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Colonised minds and community psychology in the academy: Collaborative autoethnographic reflections

Drake, Eleanor; Jeffrey, Grant; Duckett, Paul


Grant Jeffrey

Paul Duckett


We reflect on decolonization and in particular the process of decolonizing our own minds. We discuss the need for radical decolonization of psychology and for critique of community psychology's relationship to both psychology and the Academy, noting ways in which community psychology itself becomes appropriated for the colonizing project of the Academy. Using collaborative autoethnography (CAE), a method that involves “collaborative poetics,” which chimes with the emphasis on participatory research in community psychology and the decolonialist emphasis on rescuing repressed epistemologies, we review our own careers and identify ways in which our values have been compromised and our work assimilated into wider colonizing and oppressive practices that sustain the modern university. We conclude that community psychology can only decolonize if it is positioned in an agonistic relationship to mainstream psychology and exists as a radical, explicitly political, and ethical practice outside the Academy. The message of the decolonization and disalienation movements is that the biggest barrier to our effectiveness, and to social justice, is the fascism of our minds. Succumbing to the power and privilege embedded in the Academy and the oppressive and colonizing practices that sustain it conflicts with community psychology's purported values.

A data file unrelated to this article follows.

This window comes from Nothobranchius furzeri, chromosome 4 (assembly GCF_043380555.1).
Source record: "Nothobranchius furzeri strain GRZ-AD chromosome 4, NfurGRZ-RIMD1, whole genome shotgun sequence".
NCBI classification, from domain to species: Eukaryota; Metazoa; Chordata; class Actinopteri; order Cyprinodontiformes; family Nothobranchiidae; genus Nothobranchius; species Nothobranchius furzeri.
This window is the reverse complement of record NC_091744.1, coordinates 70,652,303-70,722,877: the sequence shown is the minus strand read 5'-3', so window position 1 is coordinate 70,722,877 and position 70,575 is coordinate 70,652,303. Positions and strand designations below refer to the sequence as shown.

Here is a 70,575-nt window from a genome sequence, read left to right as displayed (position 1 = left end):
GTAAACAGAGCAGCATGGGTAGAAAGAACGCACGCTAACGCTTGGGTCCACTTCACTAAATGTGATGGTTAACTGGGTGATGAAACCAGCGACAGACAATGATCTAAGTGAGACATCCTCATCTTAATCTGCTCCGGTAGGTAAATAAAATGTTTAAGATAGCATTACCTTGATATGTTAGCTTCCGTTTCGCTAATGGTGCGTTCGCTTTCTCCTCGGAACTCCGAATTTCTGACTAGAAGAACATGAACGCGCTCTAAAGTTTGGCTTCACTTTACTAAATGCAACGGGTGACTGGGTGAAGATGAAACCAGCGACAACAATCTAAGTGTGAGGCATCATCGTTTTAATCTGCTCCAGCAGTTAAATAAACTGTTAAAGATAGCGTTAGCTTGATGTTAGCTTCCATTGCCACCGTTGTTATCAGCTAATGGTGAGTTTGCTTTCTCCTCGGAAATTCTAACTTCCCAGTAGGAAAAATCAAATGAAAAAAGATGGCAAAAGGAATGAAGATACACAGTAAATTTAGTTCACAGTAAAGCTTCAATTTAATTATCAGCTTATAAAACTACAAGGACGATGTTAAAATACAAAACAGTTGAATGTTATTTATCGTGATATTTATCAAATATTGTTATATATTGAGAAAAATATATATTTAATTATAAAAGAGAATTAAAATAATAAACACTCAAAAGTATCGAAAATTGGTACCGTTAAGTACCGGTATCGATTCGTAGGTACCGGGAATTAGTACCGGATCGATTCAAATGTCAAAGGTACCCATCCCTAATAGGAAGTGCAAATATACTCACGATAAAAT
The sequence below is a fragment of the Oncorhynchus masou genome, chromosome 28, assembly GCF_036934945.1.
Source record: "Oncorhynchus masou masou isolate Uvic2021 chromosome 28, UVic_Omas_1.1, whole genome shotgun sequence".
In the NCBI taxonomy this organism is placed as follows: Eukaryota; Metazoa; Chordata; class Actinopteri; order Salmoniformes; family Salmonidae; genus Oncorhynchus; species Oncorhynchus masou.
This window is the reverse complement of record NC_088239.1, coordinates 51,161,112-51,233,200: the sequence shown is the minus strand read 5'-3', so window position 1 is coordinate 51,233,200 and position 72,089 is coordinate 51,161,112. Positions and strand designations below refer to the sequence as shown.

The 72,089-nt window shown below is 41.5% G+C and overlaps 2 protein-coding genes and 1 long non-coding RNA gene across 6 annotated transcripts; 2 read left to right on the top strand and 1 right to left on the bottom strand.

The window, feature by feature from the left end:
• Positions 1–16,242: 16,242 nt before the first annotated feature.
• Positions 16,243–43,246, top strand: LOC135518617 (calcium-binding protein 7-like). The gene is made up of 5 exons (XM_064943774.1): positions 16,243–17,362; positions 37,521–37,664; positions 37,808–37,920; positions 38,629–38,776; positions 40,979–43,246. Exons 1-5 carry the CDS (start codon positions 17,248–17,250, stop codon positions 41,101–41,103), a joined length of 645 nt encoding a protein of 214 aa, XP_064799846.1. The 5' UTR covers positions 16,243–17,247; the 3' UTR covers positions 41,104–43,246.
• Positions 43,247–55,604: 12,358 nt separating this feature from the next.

Journal Article Type Article
Acceptance Date Oct 27, 2021
Online Publication Date Feb 7, 2022
Publication Date 2022-06
Deposit Date May 26, 2022
Journal American Journal of Community Psychology
Print ISSN 0091-0562
Electronic ISSN 1573-2770
Publisher Wiley
Peer Reviewed Peer Reviewed
Volume 69
Issue 3-4
Pages 415-425
Keywords collaborative autoethnography, community psychology, decolonizing minds, deterritorialization, disalienation, distributive justice, epistemicide, higher education
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